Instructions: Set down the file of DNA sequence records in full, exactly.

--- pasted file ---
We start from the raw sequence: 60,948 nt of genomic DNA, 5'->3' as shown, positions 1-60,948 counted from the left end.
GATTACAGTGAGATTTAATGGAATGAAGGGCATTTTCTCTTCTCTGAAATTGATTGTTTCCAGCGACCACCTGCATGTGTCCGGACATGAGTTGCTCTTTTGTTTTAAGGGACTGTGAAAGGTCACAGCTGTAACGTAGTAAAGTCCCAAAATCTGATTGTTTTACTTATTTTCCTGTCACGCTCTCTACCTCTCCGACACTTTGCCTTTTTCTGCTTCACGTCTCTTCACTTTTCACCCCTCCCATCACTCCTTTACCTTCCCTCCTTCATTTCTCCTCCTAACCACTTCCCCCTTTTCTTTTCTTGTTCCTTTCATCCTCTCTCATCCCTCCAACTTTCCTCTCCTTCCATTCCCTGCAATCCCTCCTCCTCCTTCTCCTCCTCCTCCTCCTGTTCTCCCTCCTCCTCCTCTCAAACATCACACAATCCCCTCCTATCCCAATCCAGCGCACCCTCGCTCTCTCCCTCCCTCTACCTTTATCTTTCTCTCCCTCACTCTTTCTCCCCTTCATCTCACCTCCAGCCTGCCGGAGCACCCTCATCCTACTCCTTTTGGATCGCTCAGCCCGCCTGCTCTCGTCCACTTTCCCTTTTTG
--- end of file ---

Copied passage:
We start from the raw sequence: 60,948 nt of genomic DNA, 5'->3' as shown, positions 1-60,948 counted from the left end.
GATTACAGTGAGATTTAATGGAATGAAGGGCATTTTCTCTTCTCTGAAATTGATTGTTTCCAGCGACCACCTGCATGTGTCCGGACATGAGTTGCTCTTTTGTTTTAAGGGACTGTGAAAGGTCACAGCTGTAACGTAGTAAAGTCCCAAAATCTGATTGTTTTACTTATTTTCCTGTCACGCTCTCTACCTCTCCGACACTTTGCCTTTTTCTGCTTCACGTCTCTTCACTTTTCACCCCTCCCATCACTCCTTTACCTTCCCTCCTTCATTTCTCCTCCTAACCACTTCCCCCTTTTCTTTTCTTGTTCCTTTCATCCTCTCTCATCCCTCCAACTTTCCTCTCCTTCCATTCCCTGCAATCCCTCCTCCTCCTTCTCCTCCTCCTCCTCCTGTTCTCCCTCCTCCTCCTCTCAAACATCACACAATCCCCTCCTATCCCAATCCAGCGCACCCTCGCTCTCTCCCTCCCTCTACCTTTATCTTTCTCTCCCTCACTCTTTCTCCCCTTCATCTCACCTCCAGCCTGCCGGAGCACCCTCATCCTACTCCTTTTGGATCGCTCAGCCCGCCTGCTCTCGTCCACTTTCCCTTTTTG